It’s easy to understand why Republicans are so frustrated about this presidential election. Both history and a highly vulnerable presumptive Democratic nominee argue strongly that this should be a very winnable election for them. Yet things don’t look very rosy for the GOP right now.
There is a pendulum effect in presidential elections. After a party has held the White House for two terms, voters usually feel it’s time for a change. In 1960, after eight years under Republican Dwight Eisenhower, Democrat John Kennedy won. After eight years under Kennedy and Lyndon Johnson, Republican Richard Nixon won in 1968. After two terms under Nixon and Gerald Ford, Democrat Jimmy Carter won in 1976. After Bill Clinton’s eight years, George W. Bush won in 2000. After eight years under Bush, Barack Obama won in 2008.
All told, the pattern has held in five of six elections since World War II. The lone exception was 1988. After eight years under President Reagan, his vice president, George H.W. Bush, served one term before losing to Clinton. There is nothing magical about eight years, but voters tend to be ready to go in a different direction, to give the other side a chance. Maybe they don’t like the idea of one party staying in office too long.
Then there is Hillary Clinton, the almost-certain Democratic nominee (barring a Justice Department intervention). Her numbers were strong as recently as four years ago, with 58 percent of voters rating her positively in the December 2012 NBC News/Wall Street Journal poll, compared to 28 percent who viewed her negatively, a net of plus-30. In the NBC/WSJ’s most-recent poll, released last week, her positives were 20 points lower at 38 percent and her negatives had soared by 23 points to 51 percent, a net of minus-13. The movement wasn’t because of erosion among Democrats or rising Republican opposition, it was because independents had turned against her. In the December 2012 NBC/WSJ poll, her positive-negative score among independents was 52 to 30 percent (net plus-22), but now those numbers have flipped upside-down to 23 percent positive and 64 percent negative, a net minus-41.
Another way of looking at it is to compare how well Clinton and Bernie Sanders fare against various Republican contenders. In last week’s NBC/WSJ poll, Clinton led Donald Trump by 13 points, 51 to 38 percent, but Sanders was even further ahead, besting him by 18 points, 55 to 37 percent. Using the RealClearPolitics averages of all of the major national polls, Clinton beats Trump by 9.2 percentage points, 48.5 to 39.3 percent, while Sanders wallops him by 16.4 points, 54.2 to 37.8 percent. Sanders beats Ted Cruz by 8.7 points, 49.7 to 41 percent, while Clinton edges out Cruz by just 1.4 points, 46.4 to 45 percent. John Kasich beats Clinton by 5.2 percentage points, 48 to 42.8 percent, but Sanders slips by Kasich by six-tenths of a point, 45.3 to 44.7 percent (the margins in both Kasich matchups were statistically insignificant).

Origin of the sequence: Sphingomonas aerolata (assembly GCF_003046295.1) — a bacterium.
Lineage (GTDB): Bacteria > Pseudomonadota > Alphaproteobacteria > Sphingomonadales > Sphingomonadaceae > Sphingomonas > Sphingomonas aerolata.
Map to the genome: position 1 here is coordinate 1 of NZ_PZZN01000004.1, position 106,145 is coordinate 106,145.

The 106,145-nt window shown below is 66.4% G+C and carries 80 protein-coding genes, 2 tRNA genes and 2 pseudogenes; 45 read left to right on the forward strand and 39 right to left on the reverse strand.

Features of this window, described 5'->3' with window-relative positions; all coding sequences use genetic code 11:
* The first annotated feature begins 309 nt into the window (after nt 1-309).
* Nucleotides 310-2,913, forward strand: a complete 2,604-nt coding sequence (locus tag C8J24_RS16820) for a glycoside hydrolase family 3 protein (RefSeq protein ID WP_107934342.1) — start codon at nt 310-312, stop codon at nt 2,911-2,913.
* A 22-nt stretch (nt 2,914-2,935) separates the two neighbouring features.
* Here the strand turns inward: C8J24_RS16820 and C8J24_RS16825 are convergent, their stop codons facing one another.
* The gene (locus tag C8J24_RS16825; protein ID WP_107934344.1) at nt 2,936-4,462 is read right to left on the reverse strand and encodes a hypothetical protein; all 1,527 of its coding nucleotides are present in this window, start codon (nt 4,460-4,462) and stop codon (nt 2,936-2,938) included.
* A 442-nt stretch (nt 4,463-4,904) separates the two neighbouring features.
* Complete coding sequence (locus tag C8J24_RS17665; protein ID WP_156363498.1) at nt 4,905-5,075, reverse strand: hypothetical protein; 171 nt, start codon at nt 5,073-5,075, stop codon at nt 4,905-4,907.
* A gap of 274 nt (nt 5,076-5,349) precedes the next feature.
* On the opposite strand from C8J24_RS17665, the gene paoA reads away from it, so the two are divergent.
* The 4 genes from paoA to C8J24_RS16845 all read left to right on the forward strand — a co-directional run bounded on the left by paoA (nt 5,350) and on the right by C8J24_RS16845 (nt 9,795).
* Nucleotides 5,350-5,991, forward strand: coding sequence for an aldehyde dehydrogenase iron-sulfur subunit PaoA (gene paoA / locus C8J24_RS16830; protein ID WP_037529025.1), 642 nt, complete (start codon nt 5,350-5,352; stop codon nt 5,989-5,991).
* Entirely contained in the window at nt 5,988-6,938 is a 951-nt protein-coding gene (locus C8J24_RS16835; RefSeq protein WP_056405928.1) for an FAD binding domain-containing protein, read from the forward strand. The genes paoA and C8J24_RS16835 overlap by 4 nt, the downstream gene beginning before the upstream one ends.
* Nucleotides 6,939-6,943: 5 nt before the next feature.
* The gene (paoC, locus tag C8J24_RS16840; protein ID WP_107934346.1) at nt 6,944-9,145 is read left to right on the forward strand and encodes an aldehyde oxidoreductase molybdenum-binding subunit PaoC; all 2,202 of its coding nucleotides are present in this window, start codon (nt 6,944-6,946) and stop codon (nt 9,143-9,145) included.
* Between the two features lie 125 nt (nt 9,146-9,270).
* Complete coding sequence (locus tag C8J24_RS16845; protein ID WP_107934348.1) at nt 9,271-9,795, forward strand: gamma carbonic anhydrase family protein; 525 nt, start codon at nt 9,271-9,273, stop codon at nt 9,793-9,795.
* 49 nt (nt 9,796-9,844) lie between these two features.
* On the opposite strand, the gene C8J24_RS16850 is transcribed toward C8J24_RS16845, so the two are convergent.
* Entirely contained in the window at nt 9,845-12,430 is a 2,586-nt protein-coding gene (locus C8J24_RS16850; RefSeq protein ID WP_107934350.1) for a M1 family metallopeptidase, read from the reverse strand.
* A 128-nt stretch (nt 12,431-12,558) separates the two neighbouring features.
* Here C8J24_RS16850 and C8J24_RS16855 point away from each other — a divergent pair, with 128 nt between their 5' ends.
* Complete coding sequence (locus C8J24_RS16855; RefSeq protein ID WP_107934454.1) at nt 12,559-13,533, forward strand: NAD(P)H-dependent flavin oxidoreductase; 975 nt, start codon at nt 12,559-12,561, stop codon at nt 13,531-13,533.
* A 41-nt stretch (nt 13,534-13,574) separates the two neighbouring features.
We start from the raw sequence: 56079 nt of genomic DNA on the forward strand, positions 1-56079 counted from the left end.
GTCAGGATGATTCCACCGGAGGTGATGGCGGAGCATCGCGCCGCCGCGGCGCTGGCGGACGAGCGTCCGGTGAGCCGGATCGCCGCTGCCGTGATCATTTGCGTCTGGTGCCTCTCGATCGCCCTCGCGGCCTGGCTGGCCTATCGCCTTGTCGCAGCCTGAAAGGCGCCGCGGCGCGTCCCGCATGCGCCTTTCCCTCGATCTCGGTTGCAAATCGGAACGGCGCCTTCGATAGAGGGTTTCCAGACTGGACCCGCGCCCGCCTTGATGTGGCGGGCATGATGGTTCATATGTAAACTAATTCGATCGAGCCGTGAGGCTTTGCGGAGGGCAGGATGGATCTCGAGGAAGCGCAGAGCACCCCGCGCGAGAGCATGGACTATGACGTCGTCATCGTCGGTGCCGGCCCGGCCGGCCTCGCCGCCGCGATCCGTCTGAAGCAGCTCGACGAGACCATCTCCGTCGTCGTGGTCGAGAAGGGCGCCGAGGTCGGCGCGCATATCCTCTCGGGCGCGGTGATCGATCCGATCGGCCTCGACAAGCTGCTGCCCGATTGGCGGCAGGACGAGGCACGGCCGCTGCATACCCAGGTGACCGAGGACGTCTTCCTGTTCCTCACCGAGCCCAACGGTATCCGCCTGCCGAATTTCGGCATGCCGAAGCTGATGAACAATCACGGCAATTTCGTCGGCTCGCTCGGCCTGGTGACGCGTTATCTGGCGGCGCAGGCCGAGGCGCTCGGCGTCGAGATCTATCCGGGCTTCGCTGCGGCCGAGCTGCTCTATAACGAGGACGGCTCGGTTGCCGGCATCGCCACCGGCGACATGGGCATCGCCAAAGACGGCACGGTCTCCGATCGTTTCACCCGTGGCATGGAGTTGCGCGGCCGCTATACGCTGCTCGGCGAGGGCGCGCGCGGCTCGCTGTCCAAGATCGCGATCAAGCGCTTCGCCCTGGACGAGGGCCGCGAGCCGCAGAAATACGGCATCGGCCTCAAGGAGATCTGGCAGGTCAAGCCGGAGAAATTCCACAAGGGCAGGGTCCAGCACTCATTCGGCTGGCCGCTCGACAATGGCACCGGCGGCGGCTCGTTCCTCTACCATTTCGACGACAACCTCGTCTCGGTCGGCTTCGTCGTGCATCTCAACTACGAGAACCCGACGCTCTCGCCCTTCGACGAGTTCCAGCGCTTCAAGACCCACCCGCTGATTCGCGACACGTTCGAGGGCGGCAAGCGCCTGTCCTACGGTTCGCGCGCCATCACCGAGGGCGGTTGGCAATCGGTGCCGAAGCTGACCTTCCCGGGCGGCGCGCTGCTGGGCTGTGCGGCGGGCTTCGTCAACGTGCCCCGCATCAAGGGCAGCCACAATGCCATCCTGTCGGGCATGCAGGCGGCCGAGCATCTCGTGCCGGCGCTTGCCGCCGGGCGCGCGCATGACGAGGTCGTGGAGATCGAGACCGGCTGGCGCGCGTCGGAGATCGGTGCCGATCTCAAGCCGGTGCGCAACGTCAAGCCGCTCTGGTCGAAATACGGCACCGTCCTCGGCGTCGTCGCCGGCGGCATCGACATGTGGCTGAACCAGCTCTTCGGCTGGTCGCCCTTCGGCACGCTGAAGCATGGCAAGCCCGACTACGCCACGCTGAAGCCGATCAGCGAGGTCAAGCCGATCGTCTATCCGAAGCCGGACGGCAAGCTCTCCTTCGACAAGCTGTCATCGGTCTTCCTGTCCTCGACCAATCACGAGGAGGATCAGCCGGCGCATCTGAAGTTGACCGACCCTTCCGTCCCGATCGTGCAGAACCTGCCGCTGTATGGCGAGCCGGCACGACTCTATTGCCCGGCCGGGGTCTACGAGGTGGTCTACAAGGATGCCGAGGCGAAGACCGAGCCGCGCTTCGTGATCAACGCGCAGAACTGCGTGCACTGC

The point of this is not to trumpet Sanders’s strengths. Once a Republican explained to voters what it means to be a democratic socialist, Sanders’s numbers would likely look very different. Indeed, he might well become an even-less-electable Democratic nominee. But his comparative strength now shows what a Democrat without Clinton’s political baggage might do, particularly against several flawed GOP nominees.
President Obama’s job-approval ratings, on the other hand, are not bad at all: 49 percent approve and 46 percent disapprove in the new NBC/WSJ poll, a marked improvement over seven years of distinctly lackluster ratings. He seems to be defying the two-term curse.
It’s only slightly facetious to suggest that given the problems facing the parties and their leading candidates, a placebo nominee might well be doing better. While Ted Cruz is almost surely not the ideal Republican nominee, he runs better than Trump, with Kasich doing better than either of the other two. Indeed, just about any non-polarizing Republican nominee could do quite well against Clinton. A Trump nomination would seem to be the worst outcome for the GOP since he may be the only major Republican figure who can’t beat Clinton.
What is so unusual about this Republican race is that it isn’t about ideological extremism. In 1964, the Republican Party, then a center-right party, got carried away with Barry Goldwater and drove off a cliff, losing in a landslide to President Johnson. In 1972, the Democratic Party, in those days a center-left party, drove off the other cliff with George McGovern, and got thumped by President Nixon.
Now the GOP has become a right party and the Democrats a left party, but the Republicans seem inclined to choose a nominee with little discernible ideology. Speaking to The Washington Post editorial board this week, Trump painted himself as a noninterventionist and a protectionist, 180 degrees from where the GOP has stood in recent years. But Trump is running on anger, not philosophy, and sadly many Americans are in sympathy with his mood.
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